The present drawing features a personification of Peace wearing a crown of olive branches and holding another olive branch aloft. She stands triumphantly on the arms of war, which include a helmet, a cuirass, a drum, and a banner. As Jacob Bean and Felice Stampfle observed, the pose in the present study reoccurs in Nicolò’s drawing of The Women Before Coriolanus, now in the Albertina, Vienna.1 The Morgan study is similar in style and handling to Nicolò’s series of designs of ca. 1552, now in the École des Beaux-Arts in Paris, featuring angels bearing the instruments of the Passion and which served as designs for enamels executed by Léonard Limosin for the Sainte Chapelle, Paris.2 Another study, in the Musée des Beaux-Arts, Rennes, depicts an allegory of Abundance or Peace and may relate to a similar project.3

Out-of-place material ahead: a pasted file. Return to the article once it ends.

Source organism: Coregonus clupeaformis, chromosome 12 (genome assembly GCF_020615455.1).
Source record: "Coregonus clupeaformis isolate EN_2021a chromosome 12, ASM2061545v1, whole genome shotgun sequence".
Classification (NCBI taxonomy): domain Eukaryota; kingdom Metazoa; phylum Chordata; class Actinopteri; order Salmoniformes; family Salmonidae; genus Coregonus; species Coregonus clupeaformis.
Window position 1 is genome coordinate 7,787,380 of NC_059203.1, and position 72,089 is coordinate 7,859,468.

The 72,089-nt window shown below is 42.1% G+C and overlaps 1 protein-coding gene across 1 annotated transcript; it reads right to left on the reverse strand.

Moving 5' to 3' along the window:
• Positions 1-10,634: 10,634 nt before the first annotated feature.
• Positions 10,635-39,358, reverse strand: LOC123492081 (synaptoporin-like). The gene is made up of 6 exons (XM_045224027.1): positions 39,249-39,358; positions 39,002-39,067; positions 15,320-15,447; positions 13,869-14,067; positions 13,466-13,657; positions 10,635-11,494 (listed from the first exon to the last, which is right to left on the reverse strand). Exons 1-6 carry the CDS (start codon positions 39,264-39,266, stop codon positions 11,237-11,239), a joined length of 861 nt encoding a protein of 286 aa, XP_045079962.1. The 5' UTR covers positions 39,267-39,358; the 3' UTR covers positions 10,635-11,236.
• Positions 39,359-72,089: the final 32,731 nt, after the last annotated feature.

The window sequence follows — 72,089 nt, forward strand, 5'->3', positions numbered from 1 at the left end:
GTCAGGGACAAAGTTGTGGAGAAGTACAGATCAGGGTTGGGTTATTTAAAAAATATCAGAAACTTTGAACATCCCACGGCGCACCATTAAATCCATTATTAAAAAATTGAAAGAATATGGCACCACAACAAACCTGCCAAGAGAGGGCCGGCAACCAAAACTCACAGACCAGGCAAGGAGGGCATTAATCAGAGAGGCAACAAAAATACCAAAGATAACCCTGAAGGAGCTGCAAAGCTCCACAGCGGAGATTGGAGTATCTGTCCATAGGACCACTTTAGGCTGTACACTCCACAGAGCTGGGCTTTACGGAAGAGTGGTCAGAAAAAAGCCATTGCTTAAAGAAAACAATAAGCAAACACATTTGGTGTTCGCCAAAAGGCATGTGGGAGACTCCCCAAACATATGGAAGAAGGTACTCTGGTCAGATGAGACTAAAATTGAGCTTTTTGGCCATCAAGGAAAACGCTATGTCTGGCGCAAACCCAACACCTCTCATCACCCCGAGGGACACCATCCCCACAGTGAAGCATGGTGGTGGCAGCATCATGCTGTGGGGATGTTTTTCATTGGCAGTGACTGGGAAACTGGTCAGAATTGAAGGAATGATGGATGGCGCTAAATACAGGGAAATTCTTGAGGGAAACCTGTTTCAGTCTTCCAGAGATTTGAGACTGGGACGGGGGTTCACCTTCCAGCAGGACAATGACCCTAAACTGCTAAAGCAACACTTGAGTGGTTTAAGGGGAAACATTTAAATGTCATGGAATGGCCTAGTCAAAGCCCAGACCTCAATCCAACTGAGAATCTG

The Morgan drawing, whose style is still heavily influenced by Parmigianino, is thought to have been executed in the 1540s while Nicolò was active in his native Modena, or very soon after the artist’s arrival in France in 1552. Writing in 1973, Sylvie Béguin considered that its style “very much suggests certain drawings Nicolo made between 1547 and 1550”.4
- Albertina, Vienna, inv. 14396; New York 1965-66, 65, no. 107.
- Paris and elsewhere 1994, 82-86, no. 29.
- Musée des Beaux-Arts, Rennes, inv. 794.1.2517; Modena and Rennes 1990, no. 30.
- Ottawa 1973, 2: 27.
Selected references: Indianapolis 1954, no. 26; New York 1965-66, 65, no. 107; Béguin, in Ottawa 1973, 1: 142; 2: 27, no. A; Fellows Report 1981, 166, 172.
Stampfle, Felice, and Jacob Bean. Drawings from New York collections. I: The Italian Renaissance. New York : Metropolitan Museum of Art : Pierpont Morgan Library, 1965.
Ryskamp, Charles, ed. Nineteenth Report to the Fellows of the Pierpont Morgan Library, 1978-1980. New York : Pierpont Morgan Library, 1981, p. 172.
Watermark: none visible through lining.